Why you can rejoice in the death of the finale of “Very strange things”

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Warning: contains SPOILERS for the 4th season of the TV series “Very strange things”, the 9th episode “Container”.

Jason’s death in the finale of the 4th season of the TV series “Very strange Things” is a cruel moment, but viewers have the right to celebrate it. Jason Carver (Mason Dye) is the leader of a new group of antagonists in Very Strange Cases 4, the Hawkins High School basketball team, who are trying to find and defeat Eddie Munson (Joseph Quinn), believing him responsible for the death of Jason’s girlfriend, Chrissy. Cunningham (Grace Van Deen) and others. In a way, Jason ends up getting what he wants when Eddie dies in the finale of Very Strange Cases 4, but luckily the villain gets what he deserves too.

In two full-length episodes of the second volume of the fourth season of the series “Very strange things”, the death of the characters is promised. Dr. Martin Brenner (Matthew Modine) died at the end of season 4 of the TV series “Very Strange Things”, episode 8, “Dad”, and the fate of Dr. Sam Owens (Paul Riser) remained in question, but it doesn’t look very good. There were several bigger deaths in the finale: formally speaking, May Mayfield (Sadie Sink) died, but she was resurrected a minute later (though she remained in a coma with a brain dead), and there was, of course, the death of Eddie mentioned above. who ended up sacrificing himself to help his friends.

However, among all the doom, gloom and sad deaths of the characters, there was a murder for which the audience could stay. In what was mostly a fleeting moment, Jason dies in the season 4 finale of “Very Strange Things” after Max’s death is used by Vecna to open another gate between the Underside and Hawkins. Jason’s death in “Very Strange Things 4” came as a result of being cut in half when opening the gate; judging by the scream on his face, he feels every part of it, and although it’s a dark scene, it will also appeal to the audience – and rightly so. Jason was becoming an increasingly terrible person who wasn’t offered redemption in the finale of Very Strange Things 4, which instead doubled his penchant for villainy, and so in a largely grim finale, this is a chance to cheer up one brief moment of the character actually. they are being punished for their actions.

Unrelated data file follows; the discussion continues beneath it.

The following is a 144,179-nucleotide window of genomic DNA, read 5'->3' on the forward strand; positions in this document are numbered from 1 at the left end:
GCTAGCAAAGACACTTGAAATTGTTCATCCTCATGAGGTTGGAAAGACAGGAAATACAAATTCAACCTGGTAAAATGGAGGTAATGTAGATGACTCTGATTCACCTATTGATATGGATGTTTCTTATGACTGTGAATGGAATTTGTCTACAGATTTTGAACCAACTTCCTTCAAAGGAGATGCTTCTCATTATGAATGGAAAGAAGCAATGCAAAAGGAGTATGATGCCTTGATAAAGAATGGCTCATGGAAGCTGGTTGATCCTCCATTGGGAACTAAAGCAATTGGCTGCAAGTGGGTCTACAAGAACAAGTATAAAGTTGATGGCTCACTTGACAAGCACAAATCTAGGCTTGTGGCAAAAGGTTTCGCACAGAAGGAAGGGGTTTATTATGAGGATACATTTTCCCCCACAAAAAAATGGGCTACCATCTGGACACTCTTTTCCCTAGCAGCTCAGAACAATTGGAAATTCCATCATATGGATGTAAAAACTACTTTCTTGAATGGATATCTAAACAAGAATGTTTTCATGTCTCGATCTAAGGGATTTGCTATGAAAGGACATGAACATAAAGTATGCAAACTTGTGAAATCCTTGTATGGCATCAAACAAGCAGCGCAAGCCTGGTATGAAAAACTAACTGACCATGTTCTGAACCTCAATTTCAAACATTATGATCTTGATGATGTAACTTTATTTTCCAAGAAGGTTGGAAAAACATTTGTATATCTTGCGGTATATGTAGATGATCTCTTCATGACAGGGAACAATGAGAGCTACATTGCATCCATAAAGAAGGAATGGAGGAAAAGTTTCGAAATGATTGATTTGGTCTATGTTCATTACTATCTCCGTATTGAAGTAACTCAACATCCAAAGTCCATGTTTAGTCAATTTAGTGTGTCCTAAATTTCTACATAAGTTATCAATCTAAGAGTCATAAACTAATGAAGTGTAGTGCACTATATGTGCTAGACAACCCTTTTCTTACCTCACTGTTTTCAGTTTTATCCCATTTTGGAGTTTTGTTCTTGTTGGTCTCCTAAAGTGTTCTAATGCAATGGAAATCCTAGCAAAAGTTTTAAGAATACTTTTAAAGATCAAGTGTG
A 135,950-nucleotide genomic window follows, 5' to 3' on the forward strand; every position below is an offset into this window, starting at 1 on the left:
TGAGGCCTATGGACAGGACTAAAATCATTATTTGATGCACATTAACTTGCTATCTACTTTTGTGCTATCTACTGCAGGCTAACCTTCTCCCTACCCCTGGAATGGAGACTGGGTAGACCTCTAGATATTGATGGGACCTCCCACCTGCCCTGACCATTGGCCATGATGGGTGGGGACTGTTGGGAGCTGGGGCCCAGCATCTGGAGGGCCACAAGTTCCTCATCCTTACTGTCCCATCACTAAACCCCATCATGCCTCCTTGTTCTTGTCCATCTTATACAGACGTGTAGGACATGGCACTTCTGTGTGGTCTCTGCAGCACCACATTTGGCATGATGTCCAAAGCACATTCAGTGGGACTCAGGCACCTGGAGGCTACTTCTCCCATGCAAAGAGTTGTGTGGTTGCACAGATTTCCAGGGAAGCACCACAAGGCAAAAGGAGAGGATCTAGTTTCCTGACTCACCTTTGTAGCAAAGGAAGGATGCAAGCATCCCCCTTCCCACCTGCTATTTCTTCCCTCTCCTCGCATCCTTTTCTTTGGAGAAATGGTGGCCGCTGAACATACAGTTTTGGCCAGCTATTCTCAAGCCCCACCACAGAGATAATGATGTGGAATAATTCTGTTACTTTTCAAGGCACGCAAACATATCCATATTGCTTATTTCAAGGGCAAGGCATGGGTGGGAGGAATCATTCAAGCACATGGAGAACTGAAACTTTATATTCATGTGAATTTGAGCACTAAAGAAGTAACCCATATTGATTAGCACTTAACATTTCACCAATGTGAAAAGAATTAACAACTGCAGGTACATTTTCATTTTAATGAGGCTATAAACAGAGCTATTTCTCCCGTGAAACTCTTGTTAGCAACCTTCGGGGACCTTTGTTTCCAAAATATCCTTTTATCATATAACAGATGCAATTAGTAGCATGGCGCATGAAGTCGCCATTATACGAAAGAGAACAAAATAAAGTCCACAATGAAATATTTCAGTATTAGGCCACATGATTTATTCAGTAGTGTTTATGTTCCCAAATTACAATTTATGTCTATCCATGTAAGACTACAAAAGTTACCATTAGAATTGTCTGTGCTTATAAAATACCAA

Jason’s Very Strange Deeds Death was right because he could not be redeemed

What’s particularly remarkable about Jason’s death in season 4 of “Very Strange Cases” is how it differs from the previous arches of the bully characters. As a rule, hooligans in “Very Strange Cases” were more subtle: Steve Harrington (Joe Keary), of course, has completely turned into one of the greatest heroes, but even Billy Hargrove (Dacre Montgomery) has become more complex, and his death has made his status as a villain more difficult. On the contrary, Jason was very similar to Angela (Elodie Grace Orkin), another bully from “Very Strange Cases 4”, but was more black and white. As the season progressed, he only got worse, increasingly desperate to get back at Eddie while ignoring his own shortcomings, especially when he refused to admit the truth about Chrissy in the finale.

Due to a combination of his grief, being the biggest athlete in school, and prejudice against anyone he thinks is less cool than him, Jason was blind to the truth and wasn’t going to stop, even if it meant killing Lucas Sinclair (Caleb McLaughlin) to get to Eddie. Along with this, however, Jason’s story was one of the weakest in Very Strange Cases 4, partly because it seemed such a hackneyed trope and cliche without any fresh interpretation, despite the fact that his own encounter with the supernatural gave him a chance to do so. something else (which instead was just disappointing). Jason had to die in the finale of Very Strange Cases 4, as there was no real viable arc or way back for him, given how far he had come.

So Jason’s death is a great moment: a bit of fan service amid chaos and catastrophe, at the same time darkly comical, terribly graphic and surprisingly pleasant when a bad person gets a bad ending. Is it really right to rejoice that someone died after being cut in half by a portal to the hellish dimension? The morality may be questionable at best, but in the case of Jason’s death in “Very Strange Cases,” some pleasure seems reasonable.